Legislature considering a number of medical cannabis improvements
Last update: May 18, 2020
While many state legislatures have adjourned due to the coronavirus, the Louisiana State Legislature is back in action — with social distancing precautions — and is considering a series of bills to expand the state’s medical cannabis program.
On May 15, the House overwhelmingly advanced bills sponsored by Rep. Larry Bagley (R) that would allow physicians to recommend medical cannabis for any debilitating condition (HB 819) and allow regulated home delivery permanently (HB 792). They now head to the Senate.
Constituent feedback can have a profound impact on lawmakers’ stances on medical cannabis policy. Rep. Larry Bagley evolved from an opponent to a champion after hearing from constituents. He told Marijuana Moment he’d voted against previous medical cannabis bills. “But now, constituents in my area, they come to me and they ask me for help because they’re having pain, they can’t find things to cure the pain. …Now their personal physician can write them a script for [cannabis] and they can get it. Who knows you better than your personal physician? I thought it made perfect sense,” said Bagley.
Medical cannabis access a "game changer" in Gov. Blanco's final days
After years of waiting, Louisiana medical marijuana sales finally started on August 6, 2019. Less than a month later, former Gov. Kathleen Blanco’s eldest child shared that medical marijuana was a “game changer” for Blanco. Blanco was near death when medical marijuana access became legal. Marijuana allowed Blanco to regain the ability to eat and hold conversations, allowing her to survive nearly two more weeks — long enough to celebrate her 55th wedding anniversary.
Medical cannabis program improving, still extremely limited
While medical cannabis is providing life-changing relief to some individuals, many others are left behind, and the program remains among the most restrictive in the nation. There are only two state-licensed cultivators — Louisiana State University and Southern University — and only LSU has harvested cannabis. In addition, the state has authorized only nine locations to dispense medical marijuana.
Although qualifying conditions have been expanded since the law passed, they remain unduly restrictive. Patients are steered toward opiates and other dangerous medications before they can try cannabis. Pain only qualifies if it is intractable, defined as “if no relief or cure of the cause of the pain is possible, or none has been found after reasonable efforts.”
Unfortunately, Louisiana restricts the forms of cannabis allowed — prohibiting whole plant (flower) and smoking. In 2019, lawmakers approved HB 358, which allows for vaporization of marijuana via a “metered-dose inhaler.” This is a step in the right direction, but ultimately, how a patient consumes marijuana should be a decision for them and their doctors — not the state. Many patients need the immediate relief smoking provides. Moreover, banning flower drives up costs, making medical cannabis inaccessible to most low-income and middle-income patients, and can result in cannabis businesses not being economically viable. In Minnesota, the only other medical cannabis state that bans whole plant/flower, medical cannabis businesses are still operating in the red years after they opened.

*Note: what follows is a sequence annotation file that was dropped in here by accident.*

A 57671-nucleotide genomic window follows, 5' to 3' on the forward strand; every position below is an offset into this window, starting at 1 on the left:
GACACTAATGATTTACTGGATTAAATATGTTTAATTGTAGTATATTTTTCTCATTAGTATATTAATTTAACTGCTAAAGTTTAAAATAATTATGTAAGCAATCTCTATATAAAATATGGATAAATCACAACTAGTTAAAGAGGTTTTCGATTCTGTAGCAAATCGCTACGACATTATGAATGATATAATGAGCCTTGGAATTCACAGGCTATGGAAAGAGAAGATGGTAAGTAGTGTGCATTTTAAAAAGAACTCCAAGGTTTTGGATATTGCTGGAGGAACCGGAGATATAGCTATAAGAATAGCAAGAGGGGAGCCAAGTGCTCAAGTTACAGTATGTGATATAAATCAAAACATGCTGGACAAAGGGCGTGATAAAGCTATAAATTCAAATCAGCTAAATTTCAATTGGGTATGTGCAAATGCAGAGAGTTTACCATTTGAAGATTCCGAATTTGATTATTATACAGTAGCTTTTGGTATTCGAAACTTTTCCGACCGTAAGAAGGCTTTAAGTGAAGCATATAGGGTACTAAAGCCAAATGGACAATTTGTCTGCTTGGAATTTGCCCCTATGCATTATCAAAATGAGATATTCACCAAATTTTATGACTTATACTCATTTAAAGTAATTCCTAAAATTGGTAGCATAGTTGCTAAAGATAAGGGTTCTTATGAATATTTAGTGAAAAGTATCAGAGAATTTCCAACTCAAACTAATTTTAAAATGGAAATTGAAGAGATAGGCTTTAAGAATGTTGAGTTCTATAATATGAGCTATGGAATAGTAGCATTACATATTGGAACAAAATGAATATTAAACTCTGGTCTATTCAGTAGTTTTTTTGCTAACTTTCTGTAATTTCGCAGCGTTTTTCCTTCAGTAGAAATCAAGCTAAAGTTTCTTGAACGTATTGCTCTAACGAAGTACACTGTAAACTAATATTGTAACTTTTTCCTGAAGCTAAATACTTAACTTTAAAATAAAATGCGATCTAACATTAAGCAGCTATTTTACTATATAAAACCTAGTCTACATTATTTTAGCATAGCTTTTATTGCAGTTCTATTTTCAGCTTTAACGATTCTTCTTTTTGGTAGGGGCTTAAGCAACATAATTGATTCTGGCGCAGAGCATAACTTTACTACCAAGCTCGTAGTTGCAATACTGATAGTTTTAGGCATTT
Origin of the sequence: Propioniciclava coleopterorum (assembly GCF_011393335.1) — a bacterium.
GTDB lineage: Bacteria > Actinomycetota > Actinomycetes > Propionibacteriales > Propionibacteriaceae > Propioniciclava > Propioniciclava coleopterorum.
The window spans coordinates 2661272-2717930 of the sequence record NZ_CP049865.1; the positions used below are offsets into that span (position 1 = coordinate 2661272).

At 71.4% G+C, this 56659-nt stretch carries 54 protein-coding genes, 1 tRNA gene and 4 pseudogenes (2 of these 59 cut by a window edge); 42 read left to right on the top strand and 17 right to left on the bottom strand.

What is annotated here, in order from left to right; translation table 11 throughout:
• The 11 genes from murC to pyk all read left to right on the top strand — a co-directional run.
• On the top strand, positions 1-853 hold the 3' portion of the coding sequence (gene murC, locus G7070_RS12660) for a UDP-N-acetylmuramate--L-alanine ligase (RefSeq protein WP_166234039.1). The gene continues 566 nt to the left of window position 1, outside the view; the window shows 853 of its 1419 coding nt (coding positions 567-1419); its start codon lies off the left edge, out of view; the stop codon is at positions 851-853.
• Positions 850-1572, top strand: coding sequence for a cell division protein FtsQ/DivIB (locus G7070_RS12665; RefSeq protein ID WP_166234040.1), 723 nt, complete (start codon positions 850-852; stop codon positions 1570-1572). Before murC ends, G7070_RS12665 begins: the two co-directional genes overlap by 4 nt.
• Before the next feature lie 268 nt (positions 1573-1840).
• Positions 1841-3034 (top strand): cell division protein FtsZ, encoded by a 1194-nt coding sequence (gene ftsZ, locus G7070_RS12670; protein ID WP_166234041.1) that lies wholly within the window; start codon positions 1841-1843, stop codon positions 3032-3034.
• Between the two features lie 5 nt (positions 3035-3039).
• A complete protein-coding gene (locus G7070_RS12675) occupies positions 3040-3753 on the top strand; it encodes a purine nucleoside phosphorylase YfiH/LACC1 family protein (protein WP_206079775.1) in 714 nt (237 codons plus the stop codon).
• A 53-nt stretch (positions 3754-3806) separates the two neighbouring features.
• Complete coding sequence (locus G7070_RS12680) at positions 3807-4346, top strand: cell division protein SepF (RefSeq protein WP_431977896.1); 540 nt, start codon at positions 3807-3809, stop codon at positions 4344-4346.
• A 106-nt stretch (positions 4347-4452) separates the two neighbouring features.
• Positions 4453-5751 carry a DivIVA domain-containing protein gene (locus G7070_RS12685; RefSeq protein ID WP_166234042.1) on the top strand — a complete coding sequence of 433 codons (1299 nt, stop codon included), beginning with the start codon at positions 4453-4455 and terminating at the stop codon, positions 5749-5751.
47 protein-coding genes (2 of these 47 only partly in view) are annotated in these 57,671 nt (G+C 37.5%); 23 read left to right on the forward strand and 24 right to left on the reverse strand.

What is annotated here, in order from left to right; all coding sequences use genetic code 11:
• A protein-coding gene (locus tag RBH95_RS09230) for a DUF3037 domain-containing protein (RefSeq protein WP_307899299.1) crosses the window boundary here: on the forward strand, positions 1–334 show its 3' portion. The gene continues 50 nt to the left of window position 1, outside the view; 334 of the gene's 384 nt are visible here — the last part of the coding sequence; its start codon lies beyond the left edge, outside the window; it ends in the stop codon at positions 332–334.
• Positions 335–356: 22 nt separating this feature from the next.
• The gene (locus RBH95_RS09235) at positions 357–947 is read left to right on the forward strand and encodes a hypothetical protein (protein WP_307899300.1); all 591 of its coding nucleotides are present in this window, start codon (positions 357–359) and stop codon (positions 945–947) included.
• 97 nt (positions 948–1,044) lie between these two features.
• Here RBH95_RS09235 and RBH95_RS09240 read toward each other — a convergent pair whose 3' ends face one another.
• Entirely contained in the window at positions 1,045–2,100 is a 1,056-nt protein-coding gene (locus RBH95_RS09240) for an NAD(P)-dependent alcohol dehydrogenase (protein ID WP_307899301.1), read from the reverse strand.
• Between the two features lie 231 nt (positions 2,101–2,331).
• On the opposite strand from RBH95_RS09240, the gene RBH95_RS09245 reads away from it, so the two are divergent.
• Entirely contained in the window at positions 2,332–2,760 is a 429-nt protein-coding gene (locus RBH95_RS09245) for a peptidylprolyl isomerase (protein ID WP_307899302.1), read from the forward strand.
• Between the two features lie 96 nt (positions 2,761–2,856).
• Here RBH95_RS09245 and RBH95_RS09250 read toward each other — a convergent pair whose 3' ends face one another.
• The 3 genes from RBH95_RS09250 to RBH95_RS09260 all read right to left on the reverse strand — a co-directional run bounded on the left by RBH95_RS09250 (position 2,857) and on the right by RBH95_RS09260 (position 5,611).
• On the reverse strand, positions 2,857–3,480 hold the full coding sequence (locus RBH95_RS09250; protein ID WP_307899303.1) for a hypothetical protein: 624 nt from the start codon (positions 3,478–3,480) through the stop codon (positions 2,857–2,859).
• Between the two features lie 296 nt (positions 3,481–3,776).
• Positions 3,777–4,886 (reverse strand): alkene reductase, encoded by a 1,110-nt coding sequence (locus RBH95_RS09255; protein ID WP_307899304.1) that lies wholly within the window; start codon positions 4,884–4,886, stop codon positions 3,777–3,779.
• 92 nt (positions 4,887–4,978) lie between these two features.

Louisiana provides for safe access during the coronavirus
Louisiana has relaxed some rules and regulations in times of coronavirus to allow safe access to medical cannabis in a manner consistent with social distancing. During the crisis, pharmacies can deliver medical cannabis to patients at home — or wherever else they are. And existing patients can get medical cannabis recommendations renewed via telemedicine.
Polling shows Louisiana voters support decriminalization and legalization
The people of Louisiana are ready to rid their state of the overly harsh penalties currently imposed for marijuana offenses. An August 2013 Public Policy Polling (PPP) survey found that 56% of likely voters favor citing individuals for simple marijuana possession over arresting them, and 53% think the state should change its law “to allow marijuana to be regulated and taxed similarly to alcohol, for legal use by adults age 21 and older.”
Louisiana’s largest city has taken heed: In 2016, the New Orleans City Council unanimously passed an ordinance to decriminalize marijuana possession in the city. Encouragingly, officers are by and large abiding by the ordinance (rather than arresting under state law), and statistics show plummeting arrests. For more details, please click here.
Despite this positive step, marijuana arrests remain rampant in the rest of the state, and racial disparities are alarming.A 2020 study by the American Civil Liberties Union found that although blacks and whites use marijuana at nearly identical rates, black people in Louisiana are 3.4 times more likely than white people to be arrested for marijuana possession.